The Student News Site of University of Arizona

The Daily Wildcat

83° Tucson, AZ

The Daily Wildcat

The Daily Wildcat


UA works to expand opportunities for minorities

The UA is working to provide more opportunities for ethnic minorities.

“There was a 47 percent increase in diversity within this year’s incoming freshman class,” said Manny Felix, ASUA president. “That is a huge increase, and it’s saying that the [UA] is paying attention and trying to attain more minority students.”

The UA 2014-15 Fact Book reported that there were a total of 22,050 UA students who identified as white.

“We work very hard to provide access opportunities for all students,” Kasey Urquidez, dean of undergraduate admissions and vice president of Enrollment Management and Student Affairs Advancement said in an email interview. “Ethnic diversity is very important to us as we strive to expand access.”

Urquidez said the UA offers many programs and services that ensure the university is opening up access, such as Tu Universidad, Tu Futuro Hispanic/Latino College Day, which was held this month in the Student Union Memorial Center and was presented by the Office of Early Academic Outreach.

The college day, which gave students information on financial aid, scholarships and admissions, is one of many that will take place this year.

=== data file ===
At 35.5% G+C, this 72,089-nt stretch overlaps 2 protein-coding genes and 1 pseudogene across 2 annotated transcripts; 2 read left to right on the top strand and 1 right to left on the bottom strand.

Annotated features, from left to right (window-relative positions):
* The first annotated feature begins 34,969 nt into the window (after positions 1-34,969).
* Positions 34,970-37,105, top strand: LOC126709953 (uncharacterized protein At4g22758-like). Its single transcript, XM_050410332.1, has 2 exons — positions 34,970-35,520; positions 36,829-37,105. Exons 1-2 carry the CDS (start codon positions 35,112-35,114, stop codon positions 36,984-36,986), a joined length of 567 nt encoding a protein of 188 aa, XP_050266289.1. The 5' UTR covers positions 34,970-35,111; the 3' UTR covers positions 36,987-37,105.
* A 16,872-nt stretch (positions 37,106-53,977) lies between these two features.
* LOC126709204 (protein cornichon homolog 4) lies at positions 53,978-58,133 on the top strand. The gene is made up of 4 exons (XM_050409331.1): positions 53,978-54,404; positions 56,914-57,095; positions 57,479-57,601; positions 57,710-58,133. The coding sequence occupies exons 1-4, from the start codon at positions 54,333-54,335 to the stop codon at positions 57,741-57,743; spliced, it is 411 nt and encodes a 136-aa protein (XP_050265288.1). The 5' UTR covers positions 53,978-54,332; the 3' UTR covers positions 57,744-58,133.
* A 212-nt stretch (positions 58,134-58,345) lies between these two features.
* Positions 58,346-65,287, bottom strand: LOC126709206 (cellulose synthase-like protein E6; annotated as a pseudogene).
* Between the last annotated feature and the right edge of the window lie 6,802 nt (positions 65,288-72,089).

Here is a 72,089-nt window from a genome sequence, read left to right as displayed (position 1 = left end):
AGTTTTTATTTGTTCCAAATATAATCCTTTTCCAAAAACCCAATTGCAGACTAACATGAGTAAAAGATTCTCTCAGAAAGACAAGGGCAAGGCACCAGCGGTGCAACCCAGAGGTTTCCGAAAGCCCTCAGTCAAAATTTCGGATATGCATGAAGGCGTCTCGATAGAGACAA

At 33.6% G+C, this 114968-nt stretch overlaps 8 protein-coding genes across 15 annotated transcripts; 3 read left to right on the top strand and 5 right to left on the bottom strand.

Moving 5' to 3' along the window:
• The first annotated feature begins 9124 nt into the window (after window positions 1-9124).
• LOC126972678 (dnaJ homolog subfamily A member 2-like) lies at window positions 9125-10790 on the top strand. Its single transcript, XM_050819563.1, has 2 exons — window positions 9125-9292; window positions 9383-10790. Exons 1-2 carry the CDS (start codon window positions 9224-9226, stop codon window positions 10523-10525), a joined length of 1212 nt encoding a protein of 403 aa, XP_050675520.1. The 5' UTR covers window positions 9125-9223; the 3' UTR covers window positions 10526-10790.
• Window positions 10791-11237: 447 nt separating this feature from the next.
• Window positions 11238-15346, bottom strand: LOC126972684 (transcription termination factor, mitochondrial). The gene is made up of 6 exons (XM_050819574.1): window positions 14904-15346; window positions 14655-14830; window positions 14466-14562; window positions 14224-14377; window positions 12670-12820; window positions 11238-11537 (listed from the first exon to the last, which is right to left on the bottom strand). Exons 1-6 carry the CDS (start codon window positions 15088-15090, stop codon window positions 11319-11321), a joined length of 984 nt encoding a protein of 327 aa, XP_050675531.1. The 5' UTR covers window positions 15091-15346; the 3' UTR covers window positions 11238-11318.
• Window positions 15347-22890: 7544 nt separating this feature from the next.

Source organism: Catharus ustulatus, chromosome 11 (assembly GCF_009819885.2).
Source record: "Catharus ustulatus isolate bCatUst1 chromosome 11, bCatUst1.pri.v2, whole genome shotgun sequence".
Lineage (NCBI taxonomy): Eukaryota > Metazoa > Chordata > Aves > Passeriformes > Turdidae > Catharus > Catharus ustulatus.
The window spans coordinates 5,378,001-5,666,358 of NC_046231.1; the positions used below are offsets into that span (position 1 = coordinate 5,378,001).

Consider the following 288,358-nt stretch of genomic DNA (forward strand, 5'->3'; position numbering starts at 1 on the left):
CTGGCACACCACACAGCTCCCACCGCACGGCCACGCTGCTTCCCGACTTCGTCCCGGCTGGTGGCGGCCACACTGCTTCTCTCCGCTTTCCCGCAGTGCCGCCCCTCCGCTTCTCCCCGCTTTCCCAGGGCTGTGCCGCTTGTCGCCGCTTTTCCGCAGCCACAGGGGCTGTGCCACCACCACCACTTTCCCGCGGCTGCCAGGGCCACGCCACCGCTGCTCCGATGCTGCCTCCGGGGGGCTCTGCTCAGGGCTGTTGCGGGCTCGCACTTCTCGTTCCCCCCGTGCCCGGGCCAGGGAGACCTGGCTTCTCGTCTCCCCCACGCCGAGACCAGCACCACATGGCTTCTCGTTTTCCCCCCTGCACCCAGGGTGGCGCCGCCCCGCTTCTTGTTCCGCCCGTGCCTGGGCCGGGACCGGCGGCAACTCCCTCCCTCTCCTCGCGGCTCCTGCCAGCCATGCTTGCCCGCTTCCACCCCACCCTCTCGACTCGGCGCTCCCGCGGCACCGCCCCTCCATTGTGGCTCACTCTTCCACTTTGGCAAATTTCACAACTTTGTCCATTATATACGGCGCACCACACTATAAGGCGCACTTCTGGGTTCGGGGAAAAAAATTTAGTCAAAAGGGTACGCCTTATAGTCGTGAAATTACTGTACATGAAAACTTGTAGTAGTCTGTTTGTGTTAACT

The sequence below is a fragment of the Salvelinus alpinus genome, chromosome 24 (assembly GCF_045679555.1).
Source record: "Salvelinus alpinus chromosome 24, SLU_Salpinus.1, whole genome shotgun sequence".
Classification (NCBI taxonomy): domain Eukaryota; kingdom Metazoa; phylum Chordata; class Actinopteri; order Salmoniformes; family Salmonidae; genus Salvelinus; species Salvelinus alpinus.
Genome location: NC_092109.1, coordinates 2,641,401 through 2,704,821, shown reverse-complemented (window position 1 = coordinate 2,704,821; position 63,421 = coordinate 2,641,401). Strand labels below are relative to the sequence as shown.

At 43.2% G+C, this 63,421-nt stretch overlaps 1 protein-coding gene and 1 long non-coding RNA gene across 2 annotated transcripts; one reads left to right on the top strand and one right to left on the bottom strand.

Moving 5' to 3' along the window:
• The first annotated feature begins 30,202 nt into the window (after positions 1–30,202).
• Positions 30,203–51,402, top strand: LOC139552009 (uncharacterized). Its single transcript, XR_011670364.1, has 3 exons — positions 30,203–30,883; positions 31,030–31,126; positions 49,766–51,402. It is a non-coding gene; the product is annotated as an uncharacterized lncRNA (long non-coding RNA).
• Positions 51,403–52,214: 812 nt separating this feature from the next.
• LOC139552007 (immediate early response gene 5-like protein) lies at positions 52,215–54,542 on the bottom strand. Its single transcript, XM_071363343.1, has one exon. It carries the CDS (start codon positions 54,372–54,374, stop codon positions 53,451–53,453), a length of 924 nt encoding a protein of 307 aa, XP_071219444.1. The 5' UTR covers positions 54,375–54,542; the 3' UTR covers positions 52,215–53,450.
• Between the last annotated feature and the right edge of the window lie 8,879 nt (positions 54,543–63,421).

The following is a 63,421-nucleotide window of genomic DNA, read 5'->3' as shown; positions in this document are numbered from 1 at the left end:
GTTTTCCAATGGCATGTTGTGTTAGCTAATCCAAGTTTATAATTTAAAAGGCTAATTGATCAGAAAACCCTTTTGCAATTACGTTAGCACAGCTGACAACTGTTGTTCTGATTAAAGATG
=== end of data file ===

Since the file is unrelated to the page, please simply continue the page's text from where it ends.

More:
Urquidez said that Native American College Day will take place Nov. 7, African American College Day will tentatively take place Feb. 20 and Asian Pacific Islander College Day will take place April 16.

Catalina Carlos, associate director of Early Academic Outreach and program director of early recruitment said she thinks it is important to reach as many students as possible, since we live in a community with a high population of ethnic minorities.

“Our student body is no longer made up of primarily male, white students,” Felix said. “This nation is changing, and higher education institutions need to reflect this diversity change.”

Carlos said when they speak to students, they don’t just show them the university’s spirit, the classes they will take or the rigorous academics, but also that their culture is represented here.

“We want to show them that we have specific cultural programs and centers for them, where they can find more of that connection with their background,” Carlos said.

Felix said diversity will prepare college student for work in the global society, because regardless of the career UA students are bound to work with employers, employees and customers, who have many different backgrounds.

“In many ways, college is about learning and working with people—understanding different cultures and backgrounds is essential for success in our diverse world,” Urquidez said.

Felix said we increase our knowledge base and enhance our own self-awareness when we interact with people that are different than ourselves and have different backgrounds and experiences than our own.

“When we attract minority students to our university, we are bringing in students like myself, students who are looking to get an education when our parents did not have the same opportunities as we do now, an education that will help us become successful,” Felix said.

Follow Chastity Laskey on Twitter.

More to Discover
Activate Search